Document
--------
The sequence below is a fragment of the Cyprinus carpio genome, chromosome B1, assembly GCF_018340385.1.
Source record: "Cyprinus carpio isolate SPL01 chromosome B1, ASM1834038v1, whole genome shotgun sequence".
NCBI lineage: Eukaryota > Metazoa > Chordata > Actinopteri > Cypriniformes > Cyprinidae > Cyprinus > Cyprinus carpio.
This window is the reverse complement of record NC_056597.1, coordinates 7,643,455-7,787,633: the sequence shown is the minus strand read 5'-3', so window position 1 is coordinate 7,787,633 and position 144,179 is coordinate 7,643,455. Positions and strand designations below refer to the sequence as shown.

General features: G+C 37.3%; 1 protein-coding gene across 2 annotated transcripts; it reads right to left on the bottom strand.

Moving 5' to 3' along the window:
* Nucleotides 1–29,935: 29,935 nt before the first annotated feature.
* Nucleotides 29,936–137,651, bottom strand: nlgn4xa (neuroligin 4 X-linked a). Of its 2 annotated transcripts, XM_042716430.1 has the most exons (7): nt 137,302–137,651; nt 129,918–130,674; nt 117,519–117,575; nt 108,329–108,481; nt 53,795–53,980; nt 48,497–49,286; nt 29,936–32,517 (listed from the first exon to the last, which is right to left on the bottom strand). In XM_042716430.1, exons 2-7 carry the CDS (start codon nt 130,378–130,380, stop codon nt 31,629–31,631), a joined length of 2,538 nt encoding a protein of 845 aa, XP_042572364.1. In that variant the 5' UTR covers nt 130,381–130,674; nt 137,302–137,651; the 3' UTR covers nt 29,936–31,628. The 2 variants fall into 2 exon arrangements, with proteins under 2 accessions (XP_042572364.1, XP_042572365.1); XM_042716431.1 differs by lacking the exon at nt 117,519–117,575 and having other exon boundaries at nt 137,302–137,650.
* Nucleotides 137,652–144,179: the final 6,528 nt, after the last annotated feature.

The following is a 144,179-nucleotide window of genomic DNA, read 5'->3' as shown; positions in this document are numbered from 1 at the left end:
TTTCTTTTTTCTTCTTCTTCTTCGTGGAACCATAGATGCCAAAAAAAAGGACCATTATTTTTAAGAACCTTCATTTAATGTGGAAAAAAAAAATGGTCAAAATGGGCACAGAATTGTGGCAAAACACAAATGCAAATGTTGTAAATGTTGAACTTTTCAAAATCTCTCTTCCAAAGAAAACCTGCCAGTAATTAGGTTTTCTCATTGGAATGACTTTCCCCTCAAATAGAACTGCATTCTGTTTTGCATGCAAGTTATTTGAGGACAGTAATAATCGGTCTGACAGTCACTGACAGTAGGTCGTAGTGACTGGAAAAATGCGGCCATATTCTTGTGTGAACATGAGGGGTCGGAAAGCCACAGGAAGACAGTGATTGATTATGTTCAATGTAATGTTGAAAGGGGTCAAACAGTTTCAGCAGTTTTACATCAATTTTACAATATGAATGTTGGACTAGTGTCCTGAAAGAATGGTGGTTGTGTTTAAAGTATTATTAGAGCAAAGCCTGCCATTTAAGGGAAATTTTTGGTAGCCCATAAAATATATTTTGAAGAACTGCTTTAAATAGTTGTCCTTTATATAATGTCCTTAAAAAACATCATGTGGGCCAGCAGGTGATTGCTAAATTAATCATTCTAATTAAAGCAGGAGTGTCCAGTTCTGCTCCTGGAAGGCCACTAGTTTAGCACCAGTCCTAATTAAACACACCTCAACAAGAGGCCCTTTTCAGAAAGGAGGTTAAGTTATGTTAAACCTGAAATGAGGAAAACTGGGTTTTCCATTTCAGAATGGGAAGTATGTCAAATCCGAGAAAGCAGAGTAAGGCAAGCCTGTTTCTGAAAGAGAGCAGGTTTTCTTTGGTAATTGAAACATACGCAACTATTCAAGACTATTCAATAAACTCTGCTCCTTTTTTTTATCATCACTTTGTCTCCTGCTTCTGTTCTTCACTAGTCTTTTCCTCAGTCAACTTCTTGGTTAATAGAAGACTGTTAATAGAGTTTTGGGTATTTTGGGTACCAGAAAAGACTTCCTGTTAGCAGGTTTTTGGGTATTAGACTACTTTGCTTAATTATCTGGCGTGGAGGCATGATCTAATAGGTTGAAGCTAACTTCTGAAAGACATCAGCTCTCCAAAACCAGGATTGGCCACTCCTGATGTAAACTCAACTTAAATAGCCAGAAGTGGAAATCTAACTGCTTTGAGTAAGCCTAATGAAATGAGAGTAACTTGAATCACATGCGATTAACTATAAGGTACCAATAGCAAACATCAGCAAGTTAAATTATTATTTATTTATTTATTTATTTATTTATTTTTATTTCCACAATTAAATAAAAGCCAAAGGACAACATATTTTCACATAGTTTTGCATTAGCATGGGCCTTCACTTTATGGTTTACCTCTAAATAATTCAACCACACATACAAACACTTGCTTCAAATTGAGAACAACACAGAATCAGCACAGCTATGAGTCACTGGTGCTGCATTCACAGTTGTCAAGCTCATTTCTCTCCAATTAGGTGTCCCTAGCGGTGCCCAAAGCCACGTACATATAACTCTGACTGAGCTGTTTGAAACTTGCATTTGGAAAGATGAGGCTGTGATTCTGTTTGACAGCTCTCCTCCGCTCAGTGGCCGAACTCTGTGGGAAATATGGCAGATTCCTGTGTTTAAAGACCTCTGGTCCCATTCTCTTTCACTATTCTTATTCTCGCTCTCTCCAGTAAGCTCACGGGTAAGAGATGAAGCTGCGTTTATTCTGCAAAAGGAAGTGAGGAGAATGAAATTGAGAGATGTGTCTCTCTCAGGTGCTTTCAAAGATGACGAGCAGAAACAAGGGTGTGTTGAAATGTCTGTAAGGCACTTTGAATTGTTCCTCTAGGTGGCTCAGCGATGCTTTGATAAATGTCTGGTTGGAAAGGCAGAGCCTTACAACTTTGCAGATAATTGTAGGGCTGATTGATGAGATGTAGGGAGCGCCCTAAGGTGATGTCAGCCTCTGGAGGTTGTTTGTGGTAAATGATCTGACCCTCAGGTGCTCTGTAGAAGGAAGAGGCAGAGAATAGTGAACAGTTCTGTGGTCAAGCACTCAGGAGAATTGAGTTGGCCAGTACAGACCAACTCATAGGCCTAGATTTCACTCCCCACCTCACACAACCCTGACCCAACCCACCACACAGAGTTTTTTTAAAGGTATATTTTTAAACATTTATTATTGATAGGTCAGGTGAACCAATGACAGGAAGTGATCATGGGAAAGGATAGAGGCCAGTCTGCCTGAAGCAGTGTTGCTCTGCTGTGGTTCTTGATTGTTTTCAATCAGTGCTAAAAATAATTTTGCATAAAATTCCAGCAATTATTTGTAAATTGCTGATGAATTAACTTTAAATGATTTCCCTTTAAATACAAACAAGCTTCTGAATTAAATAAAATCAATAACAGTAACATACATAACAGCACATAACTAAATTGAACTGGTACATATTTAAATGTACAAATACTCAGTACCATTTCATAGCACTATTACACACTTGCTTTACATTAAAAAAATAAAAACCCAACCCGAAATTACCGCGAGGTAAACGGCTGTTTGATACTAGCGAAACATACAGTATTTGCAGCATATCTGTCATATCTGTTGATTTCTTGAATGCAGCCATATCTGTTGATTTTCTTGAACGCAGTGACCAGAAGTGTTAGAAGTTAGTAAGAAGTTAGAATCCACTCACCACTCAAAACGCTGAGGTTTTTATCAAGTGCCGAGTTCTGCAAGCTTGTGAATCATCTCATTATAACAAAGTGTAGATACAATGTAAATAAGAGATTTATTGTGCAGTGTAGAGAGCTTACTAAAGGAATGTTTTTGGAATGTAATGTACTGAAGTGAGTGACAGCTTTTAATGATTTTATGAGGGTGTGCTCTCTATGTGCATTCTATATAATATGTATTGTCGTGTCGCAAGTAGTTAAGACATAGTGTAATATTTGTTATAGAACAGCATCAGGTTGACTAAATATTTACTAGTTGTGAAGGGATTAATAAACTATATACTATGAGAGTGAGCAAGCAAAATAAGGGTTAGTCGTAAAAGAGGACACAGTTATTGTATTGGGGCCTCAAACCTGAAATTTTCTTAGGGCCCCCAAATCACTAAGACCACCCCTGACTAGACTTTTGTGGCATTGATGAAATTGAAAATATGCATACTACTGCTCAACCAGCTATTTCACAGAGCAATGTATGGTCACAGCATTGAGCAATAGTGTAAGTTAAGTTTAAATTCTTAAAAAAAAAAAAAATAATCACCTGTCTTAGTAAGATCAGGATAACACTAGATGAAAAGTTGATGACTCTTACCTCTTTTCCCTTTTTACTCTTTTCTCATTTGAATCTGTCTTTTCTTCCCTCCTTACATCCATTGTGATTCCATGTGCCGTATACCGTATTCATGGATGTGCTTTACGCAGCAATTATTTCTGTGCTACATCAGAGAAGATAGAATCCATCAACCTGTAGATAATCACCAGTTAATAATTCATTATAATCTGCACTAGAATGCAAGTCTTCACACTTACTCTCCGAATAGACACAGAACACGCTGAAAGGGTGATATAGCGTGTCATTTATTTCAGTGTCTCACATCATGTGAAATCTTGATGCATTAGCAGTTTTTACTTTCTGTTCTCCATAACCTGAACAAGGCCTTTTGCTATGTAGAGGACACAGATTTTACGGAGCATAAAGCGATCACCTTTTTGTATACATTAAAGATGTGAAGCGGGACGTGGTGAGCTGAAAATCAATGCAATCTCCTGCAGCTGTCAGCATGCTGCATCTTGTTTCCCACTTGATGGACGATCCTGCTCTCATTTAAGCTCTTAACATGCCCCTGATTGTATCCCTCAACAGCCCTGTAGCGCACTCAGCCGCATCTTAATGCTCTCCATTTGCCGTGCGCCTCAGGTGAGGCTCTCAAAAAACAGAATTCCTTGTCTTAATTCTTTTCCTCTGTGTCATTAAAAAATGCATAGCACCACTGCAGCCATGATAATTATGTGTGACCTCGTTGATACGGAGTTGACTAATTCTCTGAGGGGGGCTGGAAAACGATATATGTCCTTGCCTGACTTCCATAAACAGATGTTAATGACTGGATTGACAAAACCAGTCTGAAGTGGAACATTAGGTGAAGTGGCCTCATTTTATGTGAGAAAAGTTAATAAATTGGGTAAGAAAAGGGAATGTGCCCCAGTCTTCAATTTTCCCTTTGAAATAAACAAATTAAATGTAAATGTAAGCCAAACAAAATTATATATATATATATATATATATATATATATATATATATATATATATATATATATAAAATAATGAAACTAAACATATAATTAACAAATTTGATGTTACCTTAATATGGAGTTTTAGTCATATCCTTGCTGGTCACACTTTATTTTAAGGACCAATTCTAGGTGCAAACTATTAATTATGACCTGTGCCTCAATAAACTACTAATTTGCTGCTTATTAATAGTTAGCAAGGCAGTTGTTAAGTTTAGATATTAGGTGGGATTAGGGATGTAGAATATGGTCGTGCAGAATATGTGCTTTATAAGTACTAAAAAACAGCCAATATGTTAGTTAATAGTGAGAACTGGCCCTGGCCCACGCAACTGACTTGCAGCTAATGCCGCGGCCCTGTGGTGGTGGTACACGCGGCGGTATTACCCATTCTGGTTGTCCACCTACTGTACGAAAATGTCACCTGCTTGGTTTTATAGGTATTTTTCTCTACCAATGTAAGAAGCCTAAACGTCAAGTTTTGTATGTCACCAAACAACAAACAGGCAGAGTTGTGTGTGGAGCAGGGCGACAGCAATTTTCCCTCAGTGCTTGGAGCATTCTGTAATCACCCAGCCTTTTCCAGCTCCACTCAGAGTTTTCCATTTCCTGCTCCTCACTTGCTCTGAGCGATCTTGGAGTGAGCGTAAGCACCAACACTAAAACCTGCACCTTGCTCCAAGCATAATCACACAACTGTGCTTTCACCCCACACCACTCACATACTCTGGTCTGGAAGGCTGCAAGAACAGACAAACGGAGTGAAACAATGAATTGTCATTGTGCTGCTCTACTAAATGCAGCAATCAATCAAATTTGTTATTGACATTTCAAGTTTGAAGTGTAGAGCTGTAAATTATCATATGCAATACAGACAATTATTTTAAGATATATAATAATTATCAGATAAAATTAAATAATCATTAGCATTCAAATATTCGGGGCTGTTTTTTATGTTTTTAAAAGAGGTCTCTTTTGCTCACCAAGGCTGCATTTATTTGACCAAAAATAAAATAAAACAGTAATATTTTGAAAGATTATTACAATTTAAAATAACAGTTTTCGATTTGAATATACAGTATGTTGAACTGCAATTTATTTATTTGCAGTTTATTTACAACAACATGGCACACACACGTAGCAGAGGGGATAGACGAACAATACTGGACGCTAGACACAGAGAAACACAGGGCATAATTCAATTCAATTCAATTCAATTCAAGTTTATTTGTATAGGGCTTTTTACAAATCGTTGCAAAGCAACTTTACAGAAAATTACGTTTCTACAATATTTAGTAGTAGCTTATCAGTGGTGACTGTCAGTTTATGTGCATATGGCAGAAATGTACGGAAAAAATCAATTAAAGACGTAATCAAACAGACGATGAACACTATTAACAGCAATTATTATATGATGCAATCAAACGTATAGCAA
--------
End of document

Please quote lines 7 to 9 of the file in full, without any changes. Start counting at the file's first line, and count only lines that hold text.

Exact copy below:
* Nucleotides 1–29,935: 29,935 nt before the first annotated feature.
* Nucleotides 29,936–137,651, bottom strand: nlgn4xa (neuroligin 4 X-linked a). Of its 2 annotated transcripts, XM_042716430.1 has the most exons (7): nt 137,302–137,651; nt 129,918–130,674; nt 117,519–117,575; nt 108,329–108,481; nt 53,795–53,980; nt 48,497–49,286; nt 29,936–32,517 (listed from the first exon to the last, which is right to left on the bottom strand). In XM_042716430.1, exons 2-7 carry the CDS (start codon nt 130,378–130,380, stop codon nt 31,629–31,631), a joined length of 2,538 nt encoding a protein of 845 aa, XP_042572364.1. In that variant the 5' UTR covers nt 130,381–130,674; nt 137,302–137,651; the 3' UTR covers nt 29,936–31,628. The 2 variants fall into 2 exon arrangements, with proteins under 2 accessions (XP_042572364.1, XP_042572365.1); XM_042716431.1 differs by lacking the exon at nt 117,519–117,575 and having other exon boundaries at nt 137,302–137,650.
* Nucleotides 137,652–144,179: the final 6,528 nt, after the last annotated feature.